Hatcher Pass Avalanche Center

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ARCHIVED FORECAST - All forecasts expire after 24 hours from the posting date/time.
Issued
Thu, March 11th, 2021 - 7:00AM
Expires
Fri, March 12th, 2021 - 7:00AM
Forecaster
Jake Kayes
Conditions Summary

Today’s avalanche problem will be Persistent Slab and Dry Loose. It will be possible for humans to trigger and remotely trigger Persistent Slabs at mid and upper elevations on West thru North aspects on slopes steeper than 35 degrees. Small Dry Loose avalanches will be possible at all elevations and all aspects on steep slopes. Natural avalanches are unlikely. 

Over the last two days Hatcher Pass has received up to 9″ of new snow at 3550′. As the weekend approaches keep in mind any increase in wind speeds or another significant snowfall will increase avalanche danger.

Yesterday there was a small D1.5 remotely triggered avalanche on Marmot. Be aware of steep slopes above and of terrain traps below. Small avalanches can still be dangerous, especially if they sweep you into terrain traps. 

Riding conditions have improved and the drizzle crust has become supportable in some areas.

Special Announcements

Hatcher Pass Avalanche Center is running a special online auction for a one-day stand-by heli seat with Chugach Powder Guides. Over the next two weeks you have the chance to show just how much you like HPAC forecasts and heli access skiing or boarding!

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Thu, March 11th, 2021
Recent Avalanches

Numerous dry loose and wet loose avalanches were observed Sunday and Monday. On Wednesday three small slab avalanches were triggered on the west face of marmot.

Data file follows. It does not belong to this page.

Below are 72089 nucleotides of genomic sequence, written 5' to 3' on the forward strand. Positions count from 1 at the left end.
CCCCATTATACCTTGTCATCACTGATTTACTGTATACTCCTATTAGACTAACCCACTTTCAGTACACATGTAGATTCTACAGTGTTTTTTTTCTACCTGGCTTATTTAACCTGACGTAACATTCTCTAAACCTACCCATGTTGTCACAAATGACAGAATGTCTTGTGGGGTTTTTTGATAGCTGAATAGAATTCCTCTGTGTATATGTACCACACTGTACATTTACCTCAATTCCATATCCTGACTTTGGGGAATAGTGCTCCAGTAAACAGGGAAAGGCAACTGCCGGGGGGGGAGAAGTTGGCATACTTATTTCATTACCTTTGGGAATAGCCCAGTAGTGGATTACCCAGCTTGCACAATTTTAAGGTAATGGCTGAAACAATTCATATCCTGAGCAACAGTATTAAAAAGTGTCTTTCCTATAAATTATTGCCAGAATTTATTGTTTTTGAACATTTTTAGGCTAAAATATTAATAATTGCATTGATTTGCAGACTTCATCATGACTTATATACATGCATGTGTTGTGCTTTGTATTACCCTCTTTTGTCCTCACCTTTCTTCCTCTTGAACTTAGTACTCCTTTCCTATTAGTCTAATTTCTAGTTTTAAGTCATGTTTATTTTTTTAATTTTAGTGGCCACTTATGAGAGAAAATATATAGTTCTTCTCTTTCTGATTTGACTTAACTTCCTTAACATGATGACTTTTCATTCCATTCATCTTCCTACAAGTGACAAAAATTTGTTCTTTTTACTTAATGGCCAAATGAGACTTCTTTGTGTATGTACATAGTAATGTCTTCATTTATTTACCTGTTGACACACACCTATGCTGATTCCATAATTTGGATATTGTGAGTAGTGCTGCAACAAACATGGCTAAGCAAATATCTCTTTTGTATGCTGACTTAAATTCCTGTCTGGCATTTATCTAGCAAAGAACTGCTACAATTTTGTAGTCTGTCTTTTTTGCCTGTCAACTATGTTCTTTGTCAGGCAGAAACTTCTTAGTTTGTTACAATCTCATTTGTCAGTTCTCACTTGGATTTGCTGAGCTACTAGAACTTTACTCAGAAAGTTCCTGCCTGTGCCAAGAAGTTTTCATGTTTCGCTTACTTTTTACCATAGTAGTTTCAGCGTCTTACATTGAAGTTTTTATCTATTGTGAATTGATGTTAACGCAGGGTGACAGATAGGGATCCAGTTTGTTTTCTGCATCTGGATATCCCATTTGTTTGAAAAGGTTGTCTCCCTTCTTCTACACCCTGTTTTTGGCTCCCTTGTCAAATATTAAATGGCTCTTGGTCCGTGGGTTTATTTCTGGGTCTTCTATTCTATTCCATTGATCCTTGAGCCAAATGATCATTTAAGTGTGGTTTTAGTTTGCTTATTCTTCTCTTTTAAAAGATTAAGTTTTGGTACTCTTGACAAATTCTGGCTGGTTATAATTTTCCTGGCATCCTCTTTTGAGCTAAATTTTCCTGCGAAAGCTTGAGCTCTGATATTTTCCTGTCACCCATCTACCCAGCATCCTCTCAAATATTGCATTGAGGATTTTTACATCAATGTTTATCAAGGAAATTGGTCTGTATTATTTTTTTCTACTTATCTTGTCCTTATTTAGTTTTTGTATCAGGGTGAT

3/10: Marmot West Face 3800’ click here for more info.

Avalanche Problem 1
  • Persistent Slabs
    Persistent Slabs
  • Almost Certain
    Very Likely
    Likely
    Possible
    Unlikely
    Likelihood
  • Historic
    Very Large
    Large
    Small
    Size
Persistent Slabs
Persistent Slab avalanches are the release of a cohesive layer of snow (a slab) in the middle to upper snowpack, when the bond to an underlying persistent weak layer breaks. Persistent layers include: surface hoar, depth hoar, near-surface facets, or faceted snow. Persistent weak layers can continue to produce avalanches for days, weeks or even months, making them especially dangerous and tricky. As additional snow and wind events build a thicker slab on top of the persistent weak layer, this avalanche problem may develop into a Deep Persistent Slab.

Likelihood of Avalanches
Terms such as "unlikely", "likely", and "certain" are used to define the scale, with the chance of triggering or observing avalanches increasing as we move up the scale. For our purposes, "Unlikely" means that few avalanches could be triggered in avalanche terrain and natural avalanches are not expected. "Certain" means that humans will be able to trigger avalanches on many slopes, and natural avalanches are expected.

Size of Avalanches
Avalanche size is defined by the largest potential avalanche, or expected range of sizes related to the problem in question. Assigned size is a qualitative estimate based on the destructive classification system and requires specialists to estimate the harm avalanches may cause to hypothetical objects located in the avalanche track (AAA 2016, CAA 2014). Under this schema, "Small" avalanches are not large enough to bury humans and are relatively harmless unless they carry people over cliffs or through trees or rocks. Moving up the scale, avalanches become "Large" enough to bury, injure, or kill people. "Very Large" avalanches may bury or destroy vehicles or houses, and "Historic" avalanches are massive events capable of altering the landscape.

Signal Word Size (D scale) Simple Descriptor
Small 1 Unlikely to bury a person
Large 2 Can bury a person
Very Large 3 Can destroy a house